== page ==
Mental preparation key in paediatric training

Mental preparation key in paediatric training

The Israeli Air Force’s 669 SAR Unit has practised providing medical aid for children and babies in the Advanced Simulation Center.

Image: IAF / Hagar Amibar

At the end of 2015, the Israeli Air Force’s 669 SAR Unit practised providing medical aid for children and babies in the Advanced Simulation Center, as doctors and paramedics trained for the technical – and mental – challenges in providing treatment in complicated scenarios.

“Aside from the technical side, when one treats a child there are sometimes mental blockages,” explained Col Erez, an IAF medical officer. “Most of us are parents and the sight of an injured child raises emotions in the doctor. One of our goals for this workshop, other than educating and technical skill, is mentally preparing the soldiers for similar situations.”

Although their specialisation and missions include rescuing and evacuating injured soldiers in combat fields and aid for children and babies is less common, this scenario is considered relevant to the unit, which is also committed to non-military emergency situations. In addition, this type of exercise, which requires teamwork in a crowded cubicle, prepares the 669 operators for combat situations for which they are trained.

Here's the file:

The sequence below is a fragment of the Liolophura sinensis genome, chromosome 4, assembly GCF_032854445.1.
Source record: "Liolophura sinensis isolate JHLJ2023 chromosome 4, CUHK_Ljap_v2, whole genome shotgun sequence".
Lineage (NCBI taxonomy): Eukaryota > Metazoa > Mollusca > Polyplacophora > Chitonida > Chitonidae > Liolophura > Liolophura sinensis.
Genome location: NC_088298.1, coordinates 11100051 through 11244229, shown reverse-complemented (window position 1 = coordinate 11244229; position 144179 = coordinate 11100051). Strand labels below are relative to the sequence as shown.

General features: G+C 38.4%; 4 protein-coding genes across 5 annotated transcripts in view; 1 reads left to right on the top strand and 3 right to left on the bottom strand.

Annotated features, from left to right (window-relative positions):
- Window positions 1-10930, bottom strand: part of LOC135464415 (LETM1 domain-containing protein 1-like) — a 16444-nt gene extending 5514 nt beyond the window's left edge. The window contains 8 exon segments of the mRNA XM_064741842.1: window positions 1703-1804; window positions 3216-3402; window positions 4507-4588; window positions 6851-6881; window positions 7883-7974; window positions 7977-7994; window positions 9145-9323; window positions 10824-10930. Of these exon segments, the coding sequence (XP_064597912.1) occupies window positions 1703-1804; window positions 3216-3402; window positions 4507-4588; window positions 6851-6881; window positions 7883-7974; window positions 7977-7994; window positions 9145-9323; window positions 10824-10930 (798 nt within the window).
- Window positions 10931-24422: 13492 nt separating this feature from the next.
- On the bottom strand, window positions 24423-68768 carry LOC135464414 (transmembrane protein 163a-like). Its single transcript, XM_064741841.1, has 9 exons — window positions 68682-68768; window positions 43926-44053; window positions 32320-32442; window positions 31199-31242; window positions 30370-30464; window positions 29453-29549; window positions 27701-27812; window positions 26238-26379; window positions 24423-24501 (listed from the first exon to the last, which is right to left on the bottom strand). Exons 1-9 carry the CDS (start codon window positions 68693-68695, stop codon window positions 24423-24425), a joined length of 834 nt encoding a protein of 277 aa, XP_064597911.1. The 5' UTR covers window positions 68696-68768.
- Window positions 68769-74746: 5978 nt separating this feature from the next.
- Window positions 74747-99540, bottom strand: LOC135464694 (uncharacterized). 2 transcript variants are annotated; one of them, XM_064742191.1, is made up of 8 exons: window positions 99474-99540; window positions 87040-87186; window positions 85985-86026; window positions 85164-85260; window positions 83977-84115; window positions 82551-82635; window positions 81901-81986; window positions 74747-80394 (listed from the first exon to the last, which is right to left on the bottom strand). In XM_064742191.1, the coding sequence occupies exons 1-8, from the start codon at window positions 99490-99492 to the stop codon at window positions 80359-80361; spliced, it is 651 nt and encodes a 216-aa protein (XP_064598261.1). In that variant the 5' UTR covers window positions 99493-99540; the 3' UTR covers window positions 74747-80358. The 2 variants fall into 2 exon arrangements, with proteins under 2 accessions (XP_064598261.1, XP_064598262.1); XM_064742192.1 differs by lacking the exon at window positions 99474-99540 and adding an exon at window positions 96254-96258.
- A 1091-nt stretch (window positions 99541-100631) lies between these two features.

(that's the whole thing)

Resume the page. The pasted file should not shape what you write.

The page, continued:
“The doctors and paramedics in the unit are qualified to care for children, but we have decided to raise the standard of care for children and babies. Even though this is a rare event, it could occur at any moment,” shared Maj. Eliad, commander of the evacuation division. “By the end of 2016, the doctors and paramedics in the unit will conclude this course according to the new work programme. The course includes lectures, specific training stations and multiple simulations that simulate real scenarios. We are leaving here with a lot of knowledge in the field of medical care for children.”

In the Advanced Center for Medical Simulation, located in the Sheba Medical Center, the doctors, paramedics and soldiers practised helping children and babies injured in minefields, car accidents or rocket attacks, in addition to training for the opening of breathing airways and chest injury. In order to simulate a realistic scenario, the medical teams assembled in a crowded field cubicle the same size as the cabin of the Black Hawk helicopters they would use in real life. The patients were

advanced mannequins from the Israel Center for Medical Simulation in Tel Hashomer.

“Just as pilots train in simulation flights, our simulators are the advanced dolls. The dolls react according to the treatment and are designed to simulate real scenarios,” commented professor Itai Shavit, manager of the Children Emergency Room in Rambam Hospital and reservist in 669 Unit, who initiated the training. “In addition, the treatment rooms in the Center for Medical Simulation are filmed from multiple angles ... There is no doubt that you can see the improvement in the medical standards for children in the unit after this type of training, which is what is beautiful about Israel – the citizen is the soldier and the soldier is the citizen.”